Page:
2,000 snow geese die from illness in Idaho wildlife areas

2,000 sick snow geese die in Idaho wildlife areas
In this May 9 2005, file photo, shows snow geese and Canada geese preparing to land on marsh at the Lower Klamath National Wildlife Refuge near Merrill, Ore. Wildlife officials say 2,000 migrating snow geese have died in eastern Idaho likely because of avian cholera. The Idaho Department of Fish and Game says staff and volunteers collected the dead birds over the last several days at the Mud Lake Wildlife Management Area near Terreton and the Market Lake Wildlife Management Area near Roberts. (AP Photo/Jeff Barnard, File)

Some 2,000 migrating snow geese have died recently in eastern Idaho, likely from a disease that comes on quickly and can kill birds in midflight, wildlife officials say.

The Idaho Department of Fish and Game says staff and volunteers collected the dead birds over the past several days at wildlife management areas near the towns of Terreton and Roberts.

The cause of death likely was avian cholera, which can cause convulsions and erratic flight, the agency said.

Authorities said the geese, known for their distinctive white bodies and black wingtips, were migrating from the Southwest and Mexico to breeding grounds on Alaska's north coast.

It's unclear where they picked up the bacteria, said Steve Schmidt, a regional Fish and Game supervisor. "Outbreaks of avian cholera have occurred sporadically in the region over the past few decades," he said in a news release.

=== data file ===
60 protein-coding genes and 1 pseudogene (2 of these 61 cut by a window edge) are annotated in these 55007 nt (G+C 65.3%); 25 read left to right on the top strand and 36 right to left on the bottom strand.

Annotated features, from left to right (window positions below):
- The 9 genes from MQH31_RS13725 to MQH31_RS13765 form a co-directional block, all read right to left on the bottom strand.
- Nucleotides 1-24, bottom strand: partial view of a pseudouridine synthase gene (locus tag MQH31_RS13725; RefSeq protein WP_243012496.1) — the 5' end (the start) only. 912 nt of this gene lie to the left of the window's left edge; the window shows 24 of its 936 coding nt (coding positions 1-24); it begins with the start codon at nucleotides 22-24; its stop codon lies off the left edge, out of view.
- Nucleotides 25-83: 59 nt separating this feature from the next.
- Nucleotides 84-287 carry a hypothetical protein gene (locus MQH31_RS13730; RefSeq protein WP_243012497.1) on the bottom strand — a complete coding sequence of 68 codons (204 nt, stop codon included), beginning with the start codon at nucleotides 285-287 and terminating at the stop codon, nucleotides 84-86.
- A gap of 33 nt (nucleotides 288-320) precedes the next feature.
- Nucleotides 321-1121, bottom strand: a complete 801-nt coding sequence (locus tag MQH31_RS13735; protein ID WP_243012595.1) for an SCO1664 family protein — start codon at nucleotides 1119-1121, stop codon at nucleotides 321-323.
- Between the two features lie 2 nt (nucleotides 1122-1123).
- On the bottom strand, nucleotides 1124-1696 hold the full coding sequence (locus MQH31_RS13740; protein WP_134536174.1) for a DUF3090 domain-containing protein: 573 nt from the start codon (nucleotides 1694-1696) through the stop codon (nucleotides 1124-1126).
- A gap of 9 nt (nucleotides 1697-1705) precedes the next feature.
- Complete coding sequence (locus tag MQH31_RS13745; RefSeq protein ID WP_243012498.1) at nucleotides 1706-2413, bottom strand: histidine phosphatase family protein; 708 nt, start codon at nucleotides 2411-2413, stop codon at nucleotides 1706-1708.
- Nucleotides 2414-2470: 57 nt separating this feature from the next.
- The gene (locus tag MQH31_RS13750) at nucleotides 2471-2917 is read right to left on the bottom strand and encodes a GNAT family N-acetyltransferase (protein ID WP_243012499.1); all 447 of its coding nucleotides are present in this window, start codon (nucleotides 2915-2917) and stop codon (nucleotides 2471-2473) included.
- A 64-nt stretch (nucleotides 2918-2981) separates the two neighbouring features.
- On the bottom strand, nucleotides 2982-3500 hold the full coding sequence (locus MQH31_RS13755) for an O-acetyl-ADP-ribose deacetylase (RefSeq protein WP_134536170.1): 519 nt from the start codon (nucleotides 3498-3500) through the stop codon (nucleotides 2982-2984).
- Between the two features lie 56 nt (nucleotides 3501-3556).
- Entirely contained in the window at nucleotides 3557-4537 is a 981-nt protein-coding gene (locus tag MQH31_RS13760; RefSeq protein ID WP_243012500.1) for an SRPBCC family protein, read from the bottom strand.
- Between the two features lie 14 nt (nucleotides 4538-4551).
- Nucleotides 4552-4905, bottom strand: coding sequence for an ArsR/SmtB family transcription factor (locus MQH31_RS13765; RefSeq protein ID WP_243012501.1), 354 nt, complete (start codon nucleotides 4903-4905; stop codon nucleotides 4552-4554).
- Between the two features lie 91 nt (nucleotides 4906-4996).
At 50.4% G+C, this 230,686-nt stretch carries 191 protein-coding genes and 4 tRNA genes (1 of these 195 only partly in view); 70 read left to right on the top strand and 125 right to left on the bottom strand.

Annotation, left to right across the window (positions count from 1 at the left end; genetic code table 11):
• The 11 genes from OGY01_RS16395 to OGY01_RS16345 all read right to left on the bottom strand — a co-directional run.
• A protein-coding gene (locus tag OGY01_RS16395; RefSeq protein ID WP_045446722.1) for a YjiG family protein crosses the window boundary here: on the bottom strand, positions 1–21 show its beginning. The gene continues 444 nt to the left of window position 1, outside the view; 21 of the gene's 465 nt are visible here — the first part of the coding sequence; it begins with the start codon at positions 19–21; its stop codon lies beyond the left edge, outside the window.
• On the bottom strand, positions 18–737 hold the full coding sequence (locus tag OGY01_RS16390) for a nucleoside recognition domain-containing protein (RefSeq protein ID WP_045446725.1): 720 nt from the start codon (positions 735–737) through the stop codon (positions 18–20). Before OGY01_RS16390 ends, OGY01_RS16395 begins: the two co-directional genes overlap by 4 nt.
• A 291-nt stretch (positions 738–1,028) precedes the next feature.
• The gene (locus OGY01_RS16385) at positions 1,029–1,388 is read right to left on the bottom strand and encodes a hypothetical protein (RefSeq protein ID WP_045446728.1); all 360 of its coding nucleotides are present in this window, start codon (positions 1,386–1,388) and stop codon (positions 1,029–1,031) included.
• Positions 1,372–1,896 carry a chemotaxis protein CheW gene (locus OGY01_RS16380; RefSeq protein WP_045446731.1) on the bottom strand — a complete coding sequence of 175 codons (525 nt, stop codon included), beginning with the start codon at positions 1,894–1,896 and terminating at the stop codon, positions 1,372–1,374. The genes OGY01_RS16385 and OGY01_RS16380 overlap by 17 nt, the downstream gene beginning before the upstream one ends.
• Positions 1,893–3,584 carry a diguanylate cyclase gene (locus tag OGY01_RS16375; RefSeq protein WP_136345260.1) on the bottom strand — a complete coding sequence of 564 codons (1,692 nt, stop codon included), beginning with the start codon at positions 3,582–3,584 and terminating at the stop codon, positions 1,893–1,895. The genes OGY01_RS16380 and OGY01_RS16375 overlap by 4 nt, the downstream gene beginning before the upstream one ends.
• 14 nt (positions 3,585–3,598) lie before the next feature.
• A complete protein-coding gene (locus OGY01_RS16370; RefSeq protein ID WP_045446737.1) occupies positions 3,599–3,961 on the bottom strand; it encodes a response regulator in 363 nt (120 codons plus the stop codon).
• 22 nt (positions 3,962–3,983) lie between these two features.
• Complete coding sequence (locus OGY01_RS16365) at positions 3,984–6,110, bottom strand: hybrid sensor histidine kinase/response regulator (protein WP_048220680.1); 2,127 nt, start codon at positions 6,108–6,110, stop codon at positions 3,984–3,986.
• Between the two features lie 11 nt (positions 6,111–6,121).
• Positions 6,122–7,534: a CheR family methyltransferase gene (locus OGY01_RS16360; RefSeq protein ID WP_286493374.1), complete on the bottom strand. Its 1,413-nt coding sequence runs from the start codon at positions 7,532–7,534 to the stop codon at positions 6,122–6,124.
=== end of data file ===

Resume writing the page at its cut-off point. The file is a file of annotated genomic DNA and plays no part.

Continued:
"The important thing is to quickly collect as many of the carcasses as possible, to prevent other birds from feeding on the infected birds," Schmidt said.

Biologists at the Mud Lake Wildlife Management Area near Terreton said about 20 eagles also were in the area, though it's unclear if they were exposed.

According to the U.S. Geological Survey's National Wildlife Health Center, avian cholera spreads so quickly in infected birds that some with no previous signs of illness can die while in flight and fall out of the sky.

Health experts say humans are not at a high risk of infection from the bacteria that causes avian cholera.

Schmidt estimated that up to 10,000 snow geese pass through eastern Idaho each March to rest at its wildlife areas. They spend a week or two and make short flights to feed on waste grain in nearby wheat fields before continuing north.

He said Tuesday he had no reports of deaths of other snow geese from similar areas in other states.

Schmidt said among the dead birds was a dead trumpeter swan, which he said likely also died of avian cholera.


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